Cooking is an art, a science, a hobby, and a profession. Unless you’re a fan of ready meals, turkey twizzlers, or rehashing the same old favorites over and over again, there’s a good chance that you’re constantly on he lookout for new recipes.
Recipe books are great, but they’re a collection of other people’s recipes, not yours, and in every recipe book, there will be a handful of dishes you actually want to cook. Sure, you can copy out your favourite recipes in a notebook, but this is the 21st century. It’s like buying an entire album because of the two decent songs you saw on MTV.
The problem with online recipe sites
There are tons of online recipe sites out there. You’ll find them when you’re desperate to find something to cook for date night, Sunday dinner, or for a dish to impress your guests at a dinner party.
But recipes you find online tend to come with a few thousand words of related back story, and how are you supposed to store them?
You can bookmark the page, but there’s no guarantee that the site will even exist next time you want to cook a rich and creamy mushroom tagliatelle. And if the site owner switches from Wix, and decides to install WordPress instead, there’s only a slim chance that the link will survive.
Saving an online recipe as a PDF will result in messed up formatting, and besides, PDFs are difficult to search.
Recipe managers keep your recipes safe, searchable, and accessible
A recipe manager is exactly what the name suggests. It’s software to manage your recipes.
To make it onto this list, a self-hosted recipe manager needs to meet certain criteria.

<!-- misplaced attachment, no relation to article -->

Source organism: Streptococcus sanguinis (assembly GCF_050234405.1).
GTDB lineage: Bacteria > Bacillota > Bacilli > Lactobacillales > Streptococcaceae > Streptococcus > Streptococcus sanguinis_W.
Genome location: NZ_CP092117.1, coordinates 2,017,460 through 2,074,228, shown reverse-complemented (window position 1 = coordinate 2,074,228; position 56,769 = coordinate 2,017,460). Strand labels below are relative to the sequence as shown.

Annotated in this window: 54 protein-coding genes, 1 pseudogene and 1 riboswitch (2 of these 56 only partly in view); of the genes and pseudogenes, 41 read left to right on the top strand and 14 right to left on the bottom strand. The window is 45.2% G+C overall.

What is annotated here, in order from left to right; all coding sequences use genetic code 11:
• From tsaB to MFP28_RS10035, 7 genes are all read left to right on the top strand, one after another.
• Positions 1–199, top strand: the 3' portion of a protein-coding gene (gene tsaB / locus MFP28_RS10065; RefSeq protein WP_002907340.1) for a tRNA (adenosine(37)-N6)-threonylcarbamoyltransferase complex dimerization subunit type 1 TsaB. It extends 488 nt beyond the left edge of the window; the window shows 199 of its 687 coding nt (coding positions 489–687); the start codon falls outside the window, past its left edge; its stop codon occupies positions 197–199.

- A recipe manager should be easy to install on Linux or on Windows via Windows Subsystem for Linux.
- You should be able to access the recipe manager over your local network and over the internet. This means that you can consult the ingredients list while you do your grocery shopping, and follow the recipe on your kitchen tablet while you’re cooking.
- You need to be able to add your own recipes manually.
- Your recipe manager should be able to fetch recipes and import images from a wide range of online cookbooks.
- Ideally (and this isn’t a deal killer), the recipe manager should have a built-in timer.
- A good search and browsing function, which makes recipes easy to find.
- The recipe manager should look good, and have adaptive layout
- Free and open source recipe managers will always be preferred over proprietary software.
Lacking one or two items from our wishlist won’t exclude a recipe manager from this guide, but software which contains everything you could want will rank higher.
Tandoor is a well-established recipe manager, which has seen extensive development over the last few years, resulting in an almost perfect experience – on mobile, tablet, and desktop PC.
Installation is easiest via docker or docker-compose, and once you’re set up, you can immediately begin adding recipes.
Doubtless you already have a bunch of curated recipes saved to your bookmarks file, and Tandoor makes it easy to import these in bulk.
Click on the prominent “+” sign in the menu bar, and you’ll have the choice of either importing a single recipe from a URL, or importing en masse, with one URL per line.
We tested the import function with recipes form BBC Good Food, and found the process quick and painless. As part of the import, you can tick and tag ingredients, change images, and edit steps. While the scrape funcions of most recipe managers rely on the sites having organised recipe schema, we had some luck with Tandoor successfully pulling ingredients and steps from sites which don’t adhere to the standard. You may need to do some editing though.
But you don’t have to import from random recipe sites, and Tandoor supports importing directly from dozens of other free and paid-for recipe managers, making migration a breeze.
A few other notable Tandoor features:
On a diet? You can batch edit ingredients across your entire database, making it easy to swap out full fat for half fat milk in everything you cook.
Search for ingredients across all your recipes in split-view mode.
Need to generate a shopping list for a particular supermarket? Tandoor can do that for you.
Creating a meal plan for a day, a week, or a month, is easy.